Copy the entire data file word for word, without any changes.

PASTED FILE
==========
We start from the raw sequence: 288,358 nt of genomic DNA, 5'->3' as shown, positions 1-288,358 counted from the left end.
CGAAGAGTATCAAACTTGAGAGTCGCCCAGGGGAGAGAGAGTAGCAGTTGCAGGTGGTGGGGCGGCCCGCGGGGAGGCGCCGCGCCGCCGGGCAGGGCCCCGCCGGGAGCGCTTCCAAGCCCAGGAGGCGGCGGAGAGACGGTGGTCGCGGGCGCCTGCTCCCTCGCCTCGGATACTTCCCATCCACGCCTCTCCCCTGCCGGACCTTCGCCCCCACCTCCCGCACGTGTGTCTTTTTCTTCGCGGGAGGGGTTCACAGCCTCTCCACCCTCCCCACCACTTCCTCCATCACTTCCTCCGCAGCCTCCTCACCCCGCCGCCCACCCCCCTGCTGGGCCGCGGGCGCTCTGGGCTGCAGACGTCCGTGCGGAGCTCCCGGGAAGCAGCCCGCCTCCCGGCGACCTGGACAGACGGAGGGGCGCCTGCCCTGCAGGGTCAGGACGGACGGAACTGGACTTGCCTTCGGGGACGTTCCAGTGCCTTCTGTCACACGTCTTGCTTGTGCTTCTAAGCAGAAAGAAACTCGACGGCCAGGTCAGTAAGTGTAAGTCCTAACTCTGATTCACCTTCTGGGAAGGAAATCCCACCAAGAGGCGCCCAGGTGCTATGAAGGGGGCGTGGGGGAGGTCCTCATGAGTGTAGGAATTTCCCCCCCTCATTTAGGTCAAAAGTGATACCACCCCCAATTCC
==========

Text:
We start from the raw sequence: 288,358 nt of genomic DNA, 5'->3' as shown, positions 1-288,358 counted from the left end.
CGAAGAGTATCAAACTTGAGAGTCGCCCAGGGGAGAGAGAGTAGCAGTTGCAGGTGGTGGGGCGGCCCGCGGGGAGGCGCCGCGCCGCCGGGCAGGGCCCCGCCGGGAGCGCTTCCAAGCCCAGGAGGCGGCGGAGAGACGGTGGTCGCGGGCGCCTGCTCCCTCGCCTCGGATACTTCCCATCCACGCCTCTCCCCTGCCGGACCTTCGCCCCCACCTCCCGCACGTGTGTCTTTTTCTTCGCGGGAGGGGTTCACAGCCTCTCCACCCTCCCCACCACTTCCTCCATCACTTCCTCCGCAGCCTCCTCACCCCGCCGCCCACCCCCCTGCTGGGCCGCGGGCGCTCTGGGCTGCAGACGTCCGTGCGGAGCTCCCGGGAAGCAGCCCGCCTCCCGGCGACCTGGACAGACGGAGGGGCGCCTGCCCTGCAGGGTCAGGACGGACGGAACTGGACTTGCCTTCGGGGACGTTCCAGTGCCTTCTGTCACACGTCTTGCTTGTGCTTCTAAGCAGAAAGAAACTCGACGGCCAGGTCAGTAAGTGTAAGTCCTAACTCTGATTCACCTTCTGGGAAGGAAATCCCACCAAGAGGCGCCCAGGTGCTATGAAGGGGGCGTGGGGGAGGTCCTCATGAGTGTAGGAATTTCCCCCCCTCATTTAGGTCAAAAGTGATACCACCCCCAATTCC